According to the DDS report, the nurse practitioner stated to the staff member that Yianni should be brought back if his condition worsened, but that Yianni was never brought back to the medical center.

The DDS report charged that the group home staff, including the house director, committed mistreatment for failing to ensure that Yianni received the prescribed decongestant medications. And the report charged that the house director committed mistreatment in failing to follow up on recommendations of Yianni’s day program staff on April 14 that the staff seek medical attention for him because he appeared to be very ill.

Yianni’s mother, Anna Eves, said she believes criminal charges should be filed in the case in light of the DDS report. “It’s easy for them (the provider and key staff) to abuse and neglect people in the shadows, and this needs to be brought out into the light of day,” she wrote in an email. “I have felt physically ill since reading this report and reading the absolute disregard for my son’s well being. I cannot believe I ever trusted them at all.”

The DDS report did not address the issue of possible criminal charges, but did recommend that DDS re-evaluate the group home’s license to continue to operate.

Yianni was actually taken to Addison Gilbert Hospital on April 15 by his mother, who had not seen him during the previous week. She met him at a Special Olympics track practice in Gloucester to which he had been brought by a staff member of his group home.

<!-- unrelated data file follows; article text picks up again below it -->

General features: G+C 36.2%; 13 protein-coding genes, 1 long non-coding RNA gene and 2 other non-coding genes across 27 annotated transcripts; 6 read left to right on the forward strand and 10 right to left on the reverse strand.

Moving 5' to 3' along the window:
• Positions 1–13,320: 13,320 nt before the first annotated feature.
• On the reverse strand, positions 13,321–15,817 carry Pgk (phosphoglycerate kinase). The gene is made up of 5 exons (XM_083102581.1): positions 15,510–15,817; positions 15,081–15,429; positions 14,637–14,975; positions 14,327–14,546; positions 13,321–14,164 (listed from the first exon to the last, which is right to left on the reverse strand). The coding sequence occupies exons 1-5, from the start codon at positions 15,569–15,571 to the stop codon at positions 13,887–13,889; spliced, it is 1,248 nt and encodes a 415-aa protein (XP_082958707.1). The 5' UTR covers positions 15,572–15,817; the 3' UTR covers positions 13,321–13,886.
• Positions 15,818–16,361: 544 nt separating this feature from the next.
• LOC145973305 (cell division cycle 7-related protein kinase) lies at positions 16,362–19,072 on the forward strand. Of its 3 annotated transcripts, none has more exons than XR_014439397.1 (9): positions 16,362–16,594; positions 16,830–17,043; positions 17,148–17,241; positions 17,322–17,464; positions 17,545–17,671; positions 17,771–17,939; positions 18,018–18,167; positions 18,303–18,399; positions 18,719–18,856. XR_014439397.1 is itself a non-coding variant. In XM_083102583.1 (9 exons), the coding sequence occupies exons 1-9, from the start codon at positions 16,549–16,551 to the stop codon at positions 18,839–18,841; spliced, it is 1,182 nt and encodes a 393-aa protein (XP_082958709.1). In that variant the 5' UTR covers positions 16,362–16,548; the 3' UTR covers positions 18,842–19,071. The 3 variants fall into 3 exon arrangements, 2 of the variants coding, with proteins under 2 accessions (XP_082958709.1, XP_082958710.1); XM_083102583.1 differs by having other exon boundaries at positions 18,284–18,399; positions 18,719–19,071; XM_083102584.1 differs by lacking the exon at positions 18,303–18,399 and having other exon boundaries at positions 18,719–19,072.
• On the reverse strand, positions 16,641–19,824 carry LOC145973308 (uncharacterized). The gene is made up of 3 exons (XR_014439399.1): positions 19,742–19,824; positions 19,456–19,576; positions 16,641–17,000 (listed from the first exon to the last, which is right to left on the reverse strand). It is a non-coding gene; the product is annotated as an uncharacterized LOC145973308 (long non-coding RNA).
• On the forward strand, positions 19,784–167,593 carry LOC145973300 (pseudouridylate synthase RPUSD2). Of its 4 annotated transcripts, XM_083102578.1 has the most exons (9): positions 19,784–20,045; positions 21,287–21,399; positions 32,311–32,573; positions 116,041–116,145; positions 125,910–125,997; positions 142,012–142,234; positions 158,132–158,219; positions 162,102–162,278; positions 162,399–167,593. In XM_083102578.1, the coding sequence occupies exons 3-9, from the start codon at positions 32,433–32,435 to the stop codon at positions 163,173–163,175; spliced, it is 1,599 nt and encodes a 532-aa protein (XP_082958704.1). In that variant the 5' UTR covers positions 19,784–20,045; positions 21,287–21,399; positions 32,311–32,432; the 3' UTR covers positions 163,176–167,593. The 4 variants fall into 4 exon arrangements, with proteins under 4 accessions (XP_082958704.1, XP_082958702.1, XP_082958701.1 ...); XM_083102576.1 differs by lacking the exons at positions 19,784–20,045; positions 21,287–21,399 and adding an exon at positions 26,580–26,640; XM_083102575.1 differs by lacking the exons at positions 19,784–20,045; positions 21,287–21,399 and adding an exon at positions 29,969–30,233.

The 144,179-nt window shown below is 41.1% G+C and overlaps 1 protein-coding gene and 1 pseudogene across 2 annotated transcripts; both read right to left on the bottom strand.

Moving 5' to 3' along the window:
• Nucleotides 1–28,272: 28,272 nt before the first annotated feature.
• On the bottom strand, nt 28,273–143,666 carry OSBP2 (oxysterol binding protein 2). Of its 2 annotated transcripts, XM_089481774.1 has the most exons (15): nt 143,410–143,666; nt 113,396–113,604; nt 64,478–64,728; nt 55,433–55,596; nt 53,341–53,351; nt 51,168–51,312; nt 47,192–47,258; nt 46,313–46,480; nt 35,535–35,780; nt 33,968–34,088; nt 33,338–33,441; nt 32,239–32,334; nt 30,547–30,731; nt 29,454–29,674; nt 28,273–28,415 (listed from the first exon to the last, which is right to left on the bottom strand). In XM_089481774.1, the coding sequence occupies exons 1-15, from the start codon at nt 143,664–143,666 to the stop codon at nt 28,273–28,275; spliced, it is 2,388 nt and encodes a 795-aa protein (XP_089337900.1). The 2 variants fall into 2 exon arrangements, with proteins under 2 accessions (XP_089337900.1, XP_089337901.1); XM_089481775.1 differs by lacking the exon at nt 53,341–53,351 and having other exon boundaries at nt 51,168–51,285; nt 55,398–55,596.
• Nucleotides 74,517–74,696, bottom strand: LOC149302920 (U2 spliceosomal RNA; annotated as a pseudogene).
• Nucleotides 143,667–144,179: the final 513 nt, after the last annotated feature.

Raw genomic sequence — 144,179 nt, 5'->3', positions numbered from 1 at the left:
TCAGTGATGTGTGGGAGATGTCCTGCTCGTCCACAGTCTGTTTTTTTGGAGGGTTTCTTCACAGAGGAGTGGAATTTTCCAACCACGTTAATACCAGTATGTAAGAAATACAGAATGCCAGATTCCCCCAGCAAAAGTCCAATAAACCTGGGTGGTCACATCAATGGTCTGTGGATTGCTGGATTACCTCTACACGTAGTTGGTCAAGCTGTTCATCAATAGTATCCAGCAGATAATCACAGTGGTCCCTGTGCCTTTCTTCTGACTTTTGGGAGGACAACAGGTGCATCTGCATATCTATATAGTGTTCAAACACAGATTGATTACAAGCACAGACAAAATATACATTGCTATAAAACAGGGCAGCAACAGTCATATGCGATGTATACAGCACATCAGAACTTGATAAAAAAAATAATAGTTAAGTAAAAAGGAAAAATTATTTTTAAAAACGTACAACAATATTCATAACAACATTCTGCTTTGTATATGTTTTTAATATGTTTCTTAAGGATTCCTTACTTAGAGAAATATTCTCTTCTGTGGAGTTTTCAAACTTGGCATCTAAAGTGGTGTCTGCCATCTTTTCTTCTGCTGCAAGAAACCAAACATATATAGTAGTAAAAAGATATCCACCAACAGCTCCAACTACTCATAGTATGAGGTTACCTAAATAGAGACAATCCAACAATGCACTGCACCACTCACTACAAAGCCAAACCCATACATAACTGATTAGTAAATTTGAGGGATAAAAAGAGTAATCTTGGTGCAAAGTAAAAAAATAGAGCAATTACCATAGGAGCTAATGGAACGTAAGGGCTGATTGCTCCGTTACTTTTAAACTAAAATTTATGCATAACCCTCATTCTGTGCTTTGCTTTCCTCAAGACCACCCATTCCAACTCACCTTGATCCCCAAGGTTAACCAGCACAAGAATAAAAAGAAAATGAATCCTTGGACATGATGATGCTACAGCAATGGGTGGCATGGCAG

According to the DDS report, Yianni’s Special Olympics track coach stated that Yianni appeared to be extremely lethargic, coughing and having difficulty breathing. Yet no one from the group home informed either the coach or Yianni’s mother that Yianni was seriously ill.

That group home staff member told the investigator that Yianni had been taken to the track practice because the group home was closing for the weekend, and it did not matter how sick he was.

We do not think Yianni’s case is unique in Massachusetts. This morning, I sent an email to the House chair and Senate vice chair of the Children, Families, and Persons with Disabilities Committee, renewing a call we have made for a hearing into issues surrounding oversight of privatized human services. We have called for such hearings by the committee in the past, to no avail.

Alleged obstruction of the investigation

The DDS report described a number of instances of apparent obstruction of the DDS investigation of Yianni’s case.

According to the report, the Bass River residential director acknowledged to the investigator that she removed documents from the group home before the investigator could see them. She also acknowledged to the investigator in an initial statement that she had directed staff in the group home not to cooperate with the investigation. She later changed that statement, according to the report.

One witness told the investigator that he heard the residential director say to a staff member  that “there will be consequences” if he cooperated with the investigation.